Anterior Knee Pain Syndrome

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Dr Kau Chung Yuan (许医生)


MRCS (Ireland)

MMed (Ortho)

FRCSEd (Ortho)


What is Anterior Knee Pain Syndrome?

Anterior Knee Pain Syndrome, also known as patellofemoral pain syndrome, manifests as a diffuse, aching pain, often exacerbated by knee bending, and affects the front of the knee, around the patella or kneecap.

While it is pervasive among athletes, especially those engaged in sports that put considerable stress on the knees, it can affect individuals of any activity level.

Causes of Anterior Knee Pain Syndrome

  • Malalignment of the Patella
    Improper alignment of the patella within its trochlear groove can lead to increased stress on the knee joint, contributing to pain.
  • Imbalance in Thigh Muscle Strength
    Weakness or imbalance between the quadriceps muscles can affect patellar tracking, causing the patella to move laterally or tilt, which may lead to pain.
  • Overuse or Excessive Training
    Repetitive stress on the knee joint from high-intensity or high-volume training can overwhelm the patellofemoral joint, leading to inflammation and pain.
  • Poor Foot Mechanics
    Abnormal foot biomechanics, such as overpronation, can alter lower limb alignment, impacting knee mechanics and contributing to the development of anterior knee pain.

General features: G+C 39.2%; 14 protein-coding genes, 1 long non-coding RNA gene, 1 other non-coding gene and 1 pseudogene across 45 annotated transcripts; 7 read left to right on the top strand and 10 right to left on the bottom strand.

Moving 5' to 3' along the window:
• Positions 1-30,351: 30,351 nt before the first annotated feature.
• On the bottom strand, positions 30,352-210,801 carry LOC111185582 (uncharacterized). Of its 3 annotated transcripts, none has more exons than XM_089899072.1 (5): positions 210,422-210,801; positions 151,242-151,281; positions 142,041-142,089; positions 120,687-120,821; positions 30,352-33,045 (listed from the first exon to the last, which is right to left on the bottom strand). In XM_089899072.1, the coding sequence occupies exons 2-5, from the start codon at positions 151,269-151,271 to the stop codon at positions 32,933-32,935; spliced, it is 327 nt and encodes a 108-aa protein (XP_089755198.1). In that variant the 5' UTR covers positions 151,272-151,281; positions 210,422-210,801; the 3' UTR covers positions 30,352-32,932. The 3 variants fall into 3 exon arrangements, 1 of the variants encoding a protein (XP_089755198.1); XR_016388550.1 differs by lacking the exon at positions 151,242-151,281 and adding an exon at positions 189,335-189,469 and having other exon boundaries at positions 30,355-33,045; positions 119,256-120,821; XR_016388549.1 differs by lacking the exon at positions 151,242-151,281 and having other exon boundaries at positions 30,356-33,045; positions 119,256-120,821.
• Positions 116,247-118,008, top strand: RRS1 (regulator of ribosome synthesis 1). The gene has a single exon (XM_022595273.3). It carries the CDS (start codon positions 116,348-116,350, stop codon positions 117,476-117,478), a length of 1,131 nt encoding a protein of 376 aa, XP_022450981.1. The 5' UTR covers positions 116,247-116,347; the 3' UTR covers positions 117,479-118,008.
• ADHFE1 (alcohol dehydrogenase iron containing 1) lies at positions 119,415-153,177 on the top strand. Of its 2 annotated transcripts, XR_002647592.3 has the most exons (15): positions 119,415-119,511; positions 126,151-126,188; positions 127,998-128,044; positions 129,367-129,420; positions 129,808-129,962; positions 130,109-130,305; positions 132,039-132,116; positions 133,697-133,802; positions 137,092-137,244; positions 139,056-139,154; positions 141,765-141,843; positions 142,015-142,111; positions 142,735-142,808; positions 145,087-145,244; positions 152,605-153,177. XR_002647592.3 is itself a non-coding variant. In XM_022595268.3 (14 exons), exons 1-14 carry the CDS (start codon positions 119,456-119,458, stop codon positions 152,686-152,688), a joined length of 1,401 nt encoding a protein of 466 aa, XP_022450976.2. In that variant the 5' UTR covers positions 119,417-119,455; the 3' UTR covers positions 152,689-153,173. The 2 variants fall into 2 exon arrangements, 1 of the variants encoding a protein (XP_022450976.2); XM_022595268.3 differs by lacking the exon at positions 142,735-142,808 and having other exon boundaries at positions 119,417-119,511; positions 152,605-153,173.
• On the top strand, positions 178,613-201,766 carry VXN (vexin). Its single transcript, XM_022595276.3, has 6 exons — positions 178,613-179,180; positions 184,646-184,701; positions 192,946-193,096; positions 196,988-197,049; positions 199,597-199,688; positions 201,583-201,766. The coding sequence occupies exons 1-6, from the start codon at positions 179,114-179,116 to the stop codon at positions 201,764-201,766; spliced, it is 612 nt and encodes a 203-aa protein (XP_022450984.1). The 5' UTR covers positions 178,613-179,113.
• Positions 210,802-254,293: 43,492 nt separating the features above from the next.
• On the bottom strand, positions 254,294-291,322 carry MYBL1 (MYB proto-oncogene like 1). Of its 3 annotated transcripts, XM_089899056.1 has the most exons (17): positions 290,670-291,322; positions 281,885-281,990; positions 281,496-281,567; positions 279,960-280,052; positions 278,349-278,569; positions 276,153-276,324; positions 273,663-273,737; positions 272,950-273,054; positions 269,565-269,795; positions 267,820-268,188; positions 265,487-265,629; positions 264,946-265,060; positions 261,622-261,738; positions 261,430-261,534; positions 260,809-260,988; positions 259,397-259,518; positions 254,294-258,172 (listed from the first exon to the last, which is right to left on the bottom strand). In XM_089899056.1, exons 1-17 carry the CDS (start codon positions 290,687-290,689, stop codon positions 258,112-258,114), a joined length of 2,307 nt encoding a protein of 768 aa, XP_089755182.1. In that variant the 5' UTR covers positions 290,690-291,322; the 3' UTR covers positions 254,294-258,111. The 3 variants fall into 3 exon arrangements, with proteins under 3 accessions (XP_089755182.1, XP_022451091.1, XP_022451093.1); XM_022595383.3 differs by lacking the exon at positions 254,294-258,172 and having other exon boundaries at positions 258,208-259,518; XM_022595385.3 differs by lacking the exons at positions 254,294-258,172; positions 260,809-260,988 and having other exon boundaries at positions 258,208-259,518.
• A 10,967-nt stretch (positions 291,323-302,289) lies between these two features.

Symptoms of Anterior Knee Pain Syndrome

Individuals with Anterior Knee Pain Syndrome may experience a range of symptoms, typically centred around discomfort in the front of the knee. Key symptoms include:

Pain in the Front of the Knee

The hallmark symptom is diffuse, aching pain around the patella, especially noticeable during activities that involve knee flexion.

Swelling Around the Patella

Some individuals may notice mild swelling in the knee area, although this is not always present.

Grinding or Clicking Sensations

Movements of the knee may be accompanied by sensations of grinding, clicking, or popping, which can indicate issues with patellar tracking.

Pain After Prolonged Sitting

The condition is sometimes referred to as the “theatre sign” or “movie-goer’s knee” due to discomfort arising after sitting for long durations with the knee bent.